A man’s life lived out of a suitcase, Woody Guthrie’s My Dusty Road, inaugurates the new Woody Guthrie Legacy Series on Rounder Records. This four-CD boxed set is literally packaged in a suitcase and vital remnants of Guthrie’s vagabond life: unpublished photos, lyric sheets, a business card, a post card to his wife and a booking card from the 1940s. These are also the cleanest recordings of Guthrie’s work yet to date. His unrivaled folk, full of emotional nuance impresses you upon first listen to My Dusty Road and these songs timelessly revel in the wayward traveler’s experience of America. No wonder Guthrie was Bob Dylan’s signature musical influence. This collection is for those who love Bob Dylan and want to trace the origins of his genius to Guthrie’s masterly crafted and treasured music, as well as anyone interested in American roots music and popular song.
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The buzz on Barack Obama is that he’s a great speaker. Well, you haven’t listened to Winston Churchill lately, have you? You can compare these two notables while pondering the significance of their historical era, as well as other politicians, activists, newscasters, sportscasters, celebrities and more from this 5-CD set (so that’s 500 greatest, total) from the reputable Shout! Factory, whose catalogs includes Grammy®-nominated box sets. I’m listening to a radio announcement that the Russians are in Berlin, right now (100 Greatest News Stories), and it feels right now. These audible excerpts, the highlights of stories from modern history, are chilling, inspiring, funny and tragic. They’re historical earworms that wriggle right into your head and settle in your heart. This is stuff you never forget. Your history buff, your pop culture collector, the teacher in your family, the audio sampler (who will appreciate the alphabetical, rather than chronological organization) will want this, too.
Impressively comprehensive and stunning in scope, The Soul of Rock and Roll is also a beautifully packaged boxed set. Its presentation befits the image, the voice, the legend of Roy Orbison. The limited edition comes in a gorgeous white linen-covered casing holding a collectible reproduction of the 1953 Wildcats of Wink High School yearbook, and a 95-page booklet filled with an extensive biography, clippings, a discography and hundreds of striking photos. The astounding four disc collection spans Orbison’s more than 30-year career with 107 tracks of classics, covers, ‘50s demos and live performances, 12 of which are previously unreleased. Each and every one of these 107 tracks is special, and the collection as a whole is phenomenal. You’d be hard-pressed to find any box set, by any artist, that is as thoroughly comprehensive and as lovingly presented as this one is. So, for that, it is remarkable. But Roy Orbison doesn’t really need all of those extras to make this box set unique. His music and his voice, his legend and his legacy, the long shadow he casts over every rock and roll singer to step into a spotlight, are a testament to the man who truly was the Soul of Rock and Roll.
If Motown was the granddaddy of modern Black music, and Stax was its scruffy, shady-yet-magnetic uncle, Philly Soul was the prim-and-proper little sister with a mean streak beneath the makeup. If universality is a sign of great pop, Philadelphia International produced some of the best. Ever. That music is at the center of the long-overdue Love Train: The Sound of Philadelphia. A four-disc, 71-track set, it features no fewer that 26 #1 R&B hits and 27 Top Ten pop hits. Though it spans from Gamble, Huff, and Bell’s early careers to Philadelphia International’s distribution deal with EMI in 1984, its main focus is on the halcyon years 1971-1976. And the collection, overseen by Gamble and Huff themselves, does it right. Everything’s chronological, from start to finish. No incongruous, “themed” discs. No superfluous demos and live tracks. Just the hits, and there were plenty of them. Philadelphia International’s two premier acts, the O’Jays and Harold Melvin & the Blue Notes, are as well-represented as one might expect, with over a quarter of the 71 tracks. With few exceptions, Love Train is a de facto greatest hits for both. If you don’t already have the O’Jays and Blue Notes stuff, you’re already behind the ball. But here’s your chance to make things right, because, aside from the obvious classics, the best thing about Love Train is all the relatively underappreciated, sometimes hidden, gems.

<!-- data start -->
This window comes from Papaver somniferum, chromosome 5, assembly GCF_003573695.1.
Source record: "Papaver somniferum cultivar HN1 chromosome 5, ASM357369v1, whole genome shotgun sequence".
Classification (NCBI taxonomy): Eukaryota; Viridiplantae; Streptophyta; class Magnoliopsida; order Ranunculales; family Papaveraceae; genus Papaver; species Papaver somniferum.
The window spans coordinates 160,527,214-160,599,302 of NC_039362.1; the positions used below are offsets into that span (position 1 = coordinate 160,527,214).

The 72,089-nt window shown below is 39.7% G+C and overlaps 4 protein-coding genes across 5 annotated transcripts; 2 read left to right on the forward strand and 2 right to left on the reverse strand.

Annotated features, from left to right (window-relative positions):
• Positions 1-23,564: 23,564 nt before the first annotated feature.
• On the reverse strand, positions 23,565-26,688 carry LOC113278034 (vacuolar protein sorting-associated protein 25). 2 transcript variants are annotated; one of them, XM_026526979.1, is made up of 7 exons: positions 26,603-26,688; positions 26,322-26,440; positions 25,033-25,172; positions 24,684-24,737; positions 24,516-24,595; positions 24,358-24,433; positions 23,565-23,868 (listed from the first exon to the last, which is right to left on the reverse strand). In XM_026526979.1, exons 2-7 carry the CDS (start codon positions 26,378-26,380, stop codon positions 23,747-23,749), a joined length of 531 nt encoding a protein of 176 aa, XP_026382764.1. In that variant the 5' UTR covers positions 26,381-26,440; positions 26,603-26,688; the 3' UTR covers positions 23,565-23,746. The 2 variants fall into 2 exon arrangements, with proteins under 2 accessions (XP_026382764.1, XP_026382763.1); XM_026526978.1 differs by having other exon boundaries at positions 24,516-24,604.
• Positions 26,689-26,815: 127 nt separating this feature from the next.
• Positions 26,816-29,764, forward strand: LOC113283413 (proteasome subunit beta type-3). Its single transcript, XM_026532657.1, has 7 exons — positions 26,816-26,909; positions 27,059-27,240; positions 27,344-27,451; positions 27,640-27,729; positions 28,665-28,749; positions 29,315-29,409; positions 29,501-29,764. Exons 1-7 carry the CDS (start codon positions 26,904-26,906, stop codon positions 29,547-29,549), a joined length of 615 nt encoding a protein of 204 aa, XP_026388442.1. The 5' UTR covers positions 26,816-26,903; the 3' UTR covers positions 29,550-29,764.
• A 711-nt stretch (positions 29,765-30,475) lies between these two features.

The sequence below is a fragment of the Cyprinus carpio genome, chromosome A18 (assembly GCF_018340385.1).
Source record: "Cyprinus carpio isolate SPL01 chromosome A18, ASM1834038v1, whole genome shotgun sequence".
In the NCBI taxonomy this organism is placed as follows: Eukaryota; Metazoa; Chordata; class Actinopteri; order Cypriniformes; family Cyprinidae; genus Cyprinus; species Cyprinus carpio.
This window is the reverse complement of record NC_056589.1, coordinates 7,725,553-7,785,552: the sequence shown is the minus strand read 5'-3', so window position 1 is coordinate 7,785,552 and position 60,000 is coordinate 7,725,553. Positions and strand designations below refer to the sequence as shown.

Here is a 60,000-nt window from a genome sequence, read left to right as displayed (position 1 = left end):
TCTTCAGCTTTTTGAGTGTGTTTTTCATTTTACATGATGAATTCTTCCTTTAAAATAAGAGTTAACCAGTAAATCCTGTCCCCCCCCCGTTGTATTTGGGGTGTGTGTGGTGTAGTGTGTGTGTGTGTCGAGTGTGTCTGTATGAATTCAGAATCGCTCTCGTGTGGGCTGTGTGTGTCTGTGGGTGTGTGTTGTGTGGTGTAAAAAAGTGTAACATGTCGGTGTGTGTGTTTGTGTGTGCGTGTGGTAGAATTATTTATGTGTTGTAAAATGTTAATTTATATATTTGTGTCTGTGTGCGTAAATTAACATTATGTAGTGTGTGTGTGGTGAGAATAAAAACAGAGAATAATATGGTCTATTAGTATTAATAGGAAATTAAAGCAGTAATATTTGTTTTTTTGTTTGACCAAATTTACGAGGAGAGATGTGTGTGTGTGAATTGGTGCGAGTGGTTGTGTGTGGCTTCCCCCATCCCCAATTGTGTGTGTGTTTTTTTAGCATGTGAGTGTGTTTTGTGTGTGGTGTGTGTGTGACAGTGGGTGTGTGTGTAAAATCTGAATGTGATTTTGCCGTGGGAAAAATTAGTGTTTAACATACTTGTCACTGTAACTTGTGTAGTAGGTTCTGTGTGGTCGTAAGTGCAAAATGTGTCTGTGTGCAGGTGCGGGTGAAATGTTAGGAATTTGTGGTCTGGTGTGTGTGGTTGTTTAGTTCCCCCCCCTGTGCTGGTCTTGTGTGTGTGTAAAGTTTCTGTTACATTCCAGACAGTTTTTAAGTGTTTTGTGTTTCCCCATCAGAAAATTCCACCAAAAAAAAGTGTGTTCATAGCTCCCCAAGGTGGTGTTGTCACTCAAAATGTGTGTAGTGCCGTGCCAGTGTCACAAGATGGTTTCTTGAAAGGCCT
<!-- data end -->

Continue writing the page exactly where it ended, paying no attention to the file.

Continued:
The Unreleased Recordings is a bit of a godsend. Like reading Virginia Woolf’s diaries or seeing the metamorphosis of Jackson Pollock through exhibit, this collection serves to help complete the picture of a human being we can never know too much about. The songs come from radio station WSM in Nashville, Tennessee. In 1951, Hank Williams stopped by every so often to record 15-minute segments that were then played early in the morning. He sang some of his own songs and covered many of his personal favorites. His backing bands and singers were always top-notch. Best of all, the quality is exceptional. WSM clearly knew to take care of these acetates and the transfer to digital could not be better. Taken together, these factors add up to a perfect treasure. This is a collection for the obsessive, the skeptic, and even the novice, who will feel grateful rather than overwhelmed that there are a full three discs worth of material to plunder.
// Moving Pixels
"We continue our discussion of the early episodes of Kentucky Route Zero by focusing on its third act.READ the article